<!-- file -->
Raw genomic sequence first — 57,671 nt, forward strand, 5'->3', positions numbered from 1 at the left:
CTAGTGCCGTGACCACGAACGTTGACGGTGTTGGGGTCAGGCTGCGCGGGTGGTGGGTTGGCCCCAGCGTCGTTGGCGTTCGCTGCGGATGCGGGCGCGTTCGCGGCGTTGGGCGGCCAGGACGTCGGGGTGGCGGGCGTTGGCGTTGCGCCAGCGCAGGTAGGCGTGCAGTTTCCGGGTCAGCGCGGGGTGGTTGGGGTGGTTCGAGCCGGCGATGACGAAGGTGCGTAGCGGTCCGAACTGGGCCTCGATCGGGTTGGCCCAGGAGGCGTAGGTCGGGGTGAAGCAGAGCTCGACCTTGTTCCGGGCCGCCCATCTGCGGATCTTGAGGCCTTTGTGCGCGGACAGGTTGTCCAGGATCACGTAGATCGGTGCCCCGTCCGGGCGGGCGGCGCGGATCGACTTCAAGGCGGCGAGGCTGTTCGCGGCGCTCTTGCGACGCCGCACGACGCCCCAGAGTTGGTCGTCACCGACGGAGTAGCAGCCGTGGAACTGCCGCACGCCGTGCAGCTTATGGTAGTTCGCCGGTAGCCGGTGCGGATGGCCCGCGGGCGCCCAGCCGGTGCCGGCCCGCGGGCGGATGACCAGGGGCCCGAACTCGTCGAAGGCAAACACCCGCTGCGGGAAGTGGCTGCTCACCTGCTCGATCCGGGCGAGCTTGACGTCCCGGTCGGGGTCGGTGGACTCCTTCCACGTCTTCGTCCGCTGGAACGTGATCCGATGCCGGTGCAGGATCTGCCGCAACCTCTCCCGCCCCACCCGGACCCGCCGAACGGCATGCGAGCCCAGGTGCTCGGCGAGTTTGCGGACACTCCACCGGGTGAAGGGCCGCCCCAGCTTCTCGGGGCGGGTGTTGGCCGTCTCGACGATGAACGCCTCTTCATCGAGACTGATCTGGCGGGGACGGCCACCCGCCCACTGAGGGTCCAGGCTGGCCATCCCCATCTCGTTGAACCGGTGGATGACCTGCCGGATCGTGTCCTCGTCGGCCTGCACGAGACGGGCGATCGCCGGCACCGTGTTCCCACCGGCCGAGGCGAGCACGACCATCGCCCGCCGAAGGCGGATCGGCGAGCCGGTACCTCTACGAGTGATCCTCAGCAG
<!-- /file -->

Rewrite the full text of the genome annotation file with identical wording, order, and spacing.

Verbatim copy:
Raw genomic sequence first — 57,671 nt, forward strand, 5'->3', positions numbered from 1 at the left:
CTAGTGCCGTGACCACGAACGTTGACGGTGTTGGGGTCAGGCTGCGCGGGTGGTGGGTTGGCCCCAGCGTCGTTGGCGTTCGCTGCGGATGCGGGCGCGTTCGCGGCGTTGGGCGGCCAGGACGTCGGGGTGGCGGGCGTTGGCGTTGCGCCAGCGCAGGTAGGCGTGCAGTTTCCGGGTCAGCGCGGGGTGGTTGGGGTGGTTCGAGCCGGCGATGACGAAGGTGCGTAGCGGTCCGAACTGGGCCTCGATCGGGTTGGCCCAGGAGGCGTAGGTCGGGGTGAAGCAGAGCTCGACCTTGTTCCGGGCCGCCCATCTGCGGATCTTGAGGCCTTTGTGCGCGGACAGGTTGTCCAGGATCACGTAGATCGGTGCCCCGTCCGGGCGGGCGGCGCGGATCGACTTCAAGGCGGCGAGGCTGTTCGCGGCGCTCTTGCGACGCCGCACGACGCCCCAGAGTTGGTCGTCACCGACGGAGTAGCAGCCGTGGAACTGCCGCACGCCGTGCAGCTTATGGTAGTTCGCCGGTAGCCGGTGCGGATGGCCCGCGGGCGCCCAGCCGGTGCCGGCCCGCGGGCGGATGACCAGGGGCCCGAACTCGTCGAAGGCAAACACCCGCTGCGGGAAGTGGCTGCTCACCTGCTCGATCCGGGCGAGCTTGACGTCCCGGTCGGGGTCGGTGGACTCCTTCCACGTCTTCGTCCGCTGGAACGTGATCCGATGCCGGTGCAGGATCTGCCGCAACCTCTCCCGCCCCACCCGGACCCGCCGAACGGCATGCGAGCCCAGGTGCTCGGCGAGTTTGCGGACACTCCACCGGGTGAAGGGCCGCCCCAGCTTCTCGGGGCGGGTGTTGGCCGTCTCGACGATGAACGCCTCTTCATCGAGACTGATCTGGCGGGGACGGCCACCCGCCCACTGAGGGTCCAGGCTGGCCATCCCCATCTCGTTGAACCGGTGGATGACCTGCCGGATCGTGTCCTCGTCGGCCTGCACGAGACGGGCGATCGCCGGCACCGTGTTCCCACCGGCCGAGGCGAGCACGACCATCGCCCGCCGAAGGCGGATCGGCGAGCCGGTACCTCTACGAGTGATCCTCAGCAG